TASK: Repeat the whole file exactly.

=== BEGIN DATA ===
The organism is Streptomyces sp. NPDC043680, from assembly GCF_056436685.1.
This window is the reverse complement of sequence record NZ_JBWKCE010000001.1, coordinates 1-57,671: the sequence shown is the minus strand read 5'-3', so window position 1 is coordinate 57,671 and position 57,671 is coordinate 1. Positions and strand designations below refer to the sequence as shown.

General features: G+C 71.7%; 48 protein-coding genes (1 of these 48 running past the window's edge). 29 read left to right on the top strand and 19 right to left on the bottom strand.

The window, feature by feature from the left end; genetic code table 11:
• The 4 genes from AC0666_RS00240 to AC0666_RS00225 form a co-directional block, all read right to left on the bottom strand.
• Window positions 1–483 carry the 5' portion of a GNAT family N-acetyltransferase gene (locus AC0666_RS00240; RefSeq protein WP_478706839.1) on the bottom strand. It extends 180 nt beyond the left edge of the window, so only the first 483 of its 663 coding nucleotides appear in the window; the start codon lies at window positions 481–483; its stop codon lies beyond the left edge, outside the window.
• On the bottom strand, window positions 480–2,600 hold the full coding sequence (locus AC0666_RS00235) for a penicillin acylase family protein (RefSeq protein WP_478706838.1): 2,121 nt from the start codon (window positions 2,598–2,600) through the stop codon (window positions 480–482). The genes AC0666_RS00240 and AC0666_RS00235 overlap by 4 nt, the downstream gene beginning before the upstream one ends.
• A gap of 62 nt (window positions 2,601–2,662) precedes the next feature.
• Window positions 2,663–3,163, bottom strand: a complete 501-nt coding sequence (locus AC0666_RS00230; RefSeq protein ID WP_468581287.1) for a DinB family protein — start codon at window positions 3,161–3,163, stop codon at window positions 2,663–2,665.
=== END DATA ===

The organism is Streptomyces sp. NPDC043680, from assembly GCF_056436685.1.
This window is the reverse complement of sequence record NZ_JBWKCE010000001.1, coordinates 1-57,671: the sequence shown is the minus strand read 5'-3', so window position 1 is coordinate 57,671 and position 57,671 is coordinate 1. Positions and strand designations below refer to the sequence as shown.

General features: G+C 71.7%; 48 protein-coding genes (1 of these 48 running past the window's edge). 29 read left to right on the top strand and 19 right to left on the bottom strand.

The window, feature by feature from the left end; genetic code table 11:
• The 4 genes from AC0666_RS00240 to AC0666_RS00225 form a co-directional block, all read right to left on the bottom strand.
• Window positions 1–483 carry the 5' portion of a GNAT family N-acetyltransferase gene (locus AC0666_RS00240; RefSeq protein WP_478706839.1) on the bottom strand. It extends 180 nt beyond the left edge of the window, so only the first 483 of its 663 coding nucleotides appear in the window; the start codon lies at window positions 481–483; its stop codon lies beyond the left edge, outside the window.
• On the bottom strand, window positions 480–2,600 hold the full coding sequence (locus AC0666_RS00235) for a penicillin acylase family protein (RefSeq protein WP_478706838.1): 2,121 nt from the start codon (window positions 2,598–2,600) through the stop codon (window positions 480–482). The genes AC0666_RS00240 and AC0666_RS00235 overlap by 4 nt, the downstream gene beginning before the upstream one ends.
• A gap of 62 nt (window positions 2,601–2,662) precedes the next feature.
• Window positions 2,663–3,163, bottom strand: a complete 501-nt coding sequence (locus AC0666_RS00230; RefSeq protein ID WP_468581287.1) for a DinB family protein — start codon at window positions 3,161–3,163, stop codon at window positions 2,663–2,665.